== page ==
Please share your thoughts or questions or suggest your favorite hikes in Glacier in the comments section at the bottom of this story. I try to respond to all comments.

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Bighorn sheep along the Highline Trail in Glacier National Park.

Logan Pass to Many Glacier

This is the usual direction of travel for the hike described above because it’s primarily downhill. (I’ve done it in both directions—going in the uphill direction is certainly harder, but the scenery keeps getting better.) The Highline Trail’s 7.6 miles from Logan Pass to Granite Park is one of the park’s most popular walks, so to avoid the hordes, start shortly after sunrise, which is also the best time for seeing wildlife. I’ve seen mountain goats and bighorn sheep on this stretch of trail—and once missed by minutes an encounter with a grizzly that sprinted right past other hikers on a section so narrow they barely had space to lean out of the bear’s path.

Do not pass up the side trip up the Garden Wall Trail to Grinnell Glacier Overlook, which diverges from the Highline Trail about 6.7 miles north of Logan Pass; it’s a relentlessly steep ascent of 900 vertical feet in 0.9 mile, but the footpath ends at a notch in the Garden Wall high above the Grinnell Glacier and a chain of lakes spilling down a lush valley framed by spectacular mountains and rock walls. That will fire you up for the hike from Siyeh Bend to Many Glacier (below).

The Swiftcurrent Pass Trail from Granite Park to Many Glacier, also 7.6 miles, is also fairly popular but much quieter than this hike’s first half. Watch for wild goats and sheep at the pass. The descent east off the pass into the glacial cirque forming the headwall of the Swiftcurrent valley is breathtaking. The trail ends in the parking lot adjacent to the Swiftcurrent Motel and its restaurant, a pretty good pizza and pasta joint; minutes after finishing, you can order a celebratory beer.

By the Numbers 15.2 miles, with nearly 1,000 feet of climbing and more than 2,000 of downhill. Adding the 1.8 miles round-trip and 900 feet up to Grinnell Glacier Overlook makes the hike 17 miles with nearly 2,000 feet of uphill and 3,000 feet of downhill.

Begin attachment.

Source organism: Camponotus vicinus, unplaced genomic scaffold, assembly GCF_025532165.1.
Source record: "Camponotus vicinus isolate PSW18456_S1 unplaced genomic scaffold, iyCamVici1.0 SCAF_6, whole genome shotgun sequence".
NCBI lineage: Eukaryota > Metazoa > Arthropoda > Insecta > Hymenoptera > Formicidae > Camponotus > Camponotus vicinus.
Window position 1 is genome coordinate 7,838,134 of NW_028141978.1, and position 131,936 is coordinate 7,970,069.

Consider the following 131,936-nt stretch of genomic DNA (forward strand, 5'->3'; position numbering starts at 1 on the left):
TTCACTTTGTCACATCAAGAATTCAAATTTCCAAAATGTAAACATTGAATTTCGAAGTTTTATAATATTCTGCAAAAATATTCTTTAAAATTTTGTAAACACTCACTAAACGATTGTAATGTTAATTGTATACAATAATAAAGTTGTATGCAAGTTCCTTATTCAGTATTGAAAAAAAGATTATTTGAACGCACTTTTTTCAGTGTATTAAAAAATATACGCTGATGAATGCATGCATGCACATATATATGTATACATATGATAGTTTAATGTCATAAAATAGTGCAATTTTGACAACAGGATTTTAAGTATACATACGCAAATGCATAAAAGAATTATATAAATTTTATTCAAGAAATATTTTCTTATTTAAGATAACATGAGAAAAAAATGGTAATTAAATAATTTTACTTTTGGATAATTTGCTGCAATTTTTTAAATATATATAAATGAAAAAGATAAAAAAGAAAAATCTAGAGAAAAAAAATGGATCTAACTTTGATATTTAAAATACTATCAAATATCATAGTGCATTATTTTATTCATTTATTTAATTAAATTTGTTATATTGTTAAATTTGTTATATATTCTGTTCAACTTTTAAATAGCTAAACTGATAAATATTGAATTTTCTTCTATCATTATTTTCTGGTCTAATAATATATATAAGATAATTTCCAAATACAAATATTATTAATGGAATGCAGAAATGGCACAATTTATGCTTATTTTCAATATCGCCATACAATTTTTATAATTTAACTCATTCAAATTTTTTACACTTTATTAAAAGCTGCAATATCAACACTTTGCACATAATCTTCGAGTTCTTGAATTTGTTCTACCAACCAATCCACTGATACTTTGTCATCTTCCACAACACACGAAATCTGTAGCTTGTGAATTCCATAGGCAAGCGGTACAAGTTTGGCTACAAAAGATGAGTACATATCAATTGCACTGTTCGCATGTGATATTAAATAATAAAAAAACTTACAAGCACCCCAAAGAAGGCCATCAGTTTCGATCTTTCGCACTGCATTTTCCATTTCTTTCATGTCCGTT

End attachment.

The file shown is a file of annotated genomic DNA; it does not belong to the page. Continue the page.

Getting There The hike begins at Logan Pass on the Going-to-the-Sun Road and finishes at the end of Many Glacier Road, which is off US 89 about 11 miles north of St. Mary, on the park’s east side.

See my story “Descending the Food Chain: Backpacking Glacier National Park’s Northern Loop” for more photos of the Highline Trail.

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The view from Ahern Pass in Glacier National Park.
The view from Ahern Pass in Glacier National Park. Click photo to read about “10 Backpacking Trips for Solitude in Glacier National Park.”

The Loop to Ahern Pass

This hike offers a scenic payoff similar to the Logan Pass to Many Glacier route, but with fewer people—partly because you’ll climb 2,200 feet in the first four miles. It also provides the most direct route to Granite Park, where you’ll head north on a section of the Highline Trail that receives much less traffic than the stretch between Granite Park and Logan Pass, but also has constant views of the mountains and a chance of seeing mountain goats and bighorn sheep. The hike gets much easier after Granite Park, mostly contouring with little ups and downs.

The Highline Trail traverses a spectacular cliff face above Ahern Creek right before reaching the last 20 minutes of uphill to Ahern Pass, at 7,100 feet. From the pass, you’ll look down 2,000 feet to Helen Lake, which nestles in the cirque at the head of the Belly River Valley, beneath the soaring walls of Ahern Peak and the Ptarmigan Wall. It’s one of the park’s great backcountry views, and far enough out there that you’ll rarely see more than a handful of other hikers, if any. From Ahern Pass, if you walk just minutes uphill to the north, you’ll gain the crest of Ahern Peak’s southeast ridge for a look at the mountain’s massive east face. If you’re up for a much more strenuous side trip from the pass, look for the faint use trail leading east along the Ptarmigan Wall; it climbs a steep 2,200 feet to Iceberg Notch, which offers a dizzying perspective from high above Iceberg Lake.

By the Numbers 17 miles, with about 3,000 feet of up and down. Alternatively, begin at Logan Pass, go out to Ahern Pass, and then finish at The Loop, which bumps the distance up to 20.6 miles but reduces the amount of uphill by about 2,000 feet.

Getting There The out-and-back hike begins on the Granite Park Trail at The Loop, the next shuttle stop west of Logan Pass on the Going-to-the-Sun Road.

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A backpacker hiking the Dawson Pass Trail in Glacier National Park.
Jeff Wilhelm hiking the Dawson Pass Trail in Glacier National Park. Click photo to see “America’s Top 10 Best Backpacking Trips.”

Dawson Pass-Pitamakan Pass Loop

While other trails on this list run for miles high above the treetops, perhaps none equal the sensation this one inspires of soaring like an eagle through the mountains. This roughly 17.5-mile loop from the Two Medicine North Shore Trailhead over Dawson and Pitamakan passes—both of which reach nearly 7,600 feet—stays high above the forest for several miles, and delivers panoramas of remote, icy peaks in the wilderness heart of Glacier, green valleys carved into classic U shapes by ancient glaciers, and shockingly blue alpine lakes. Good chance you’ll see bighorn sheep and mountain goats, too.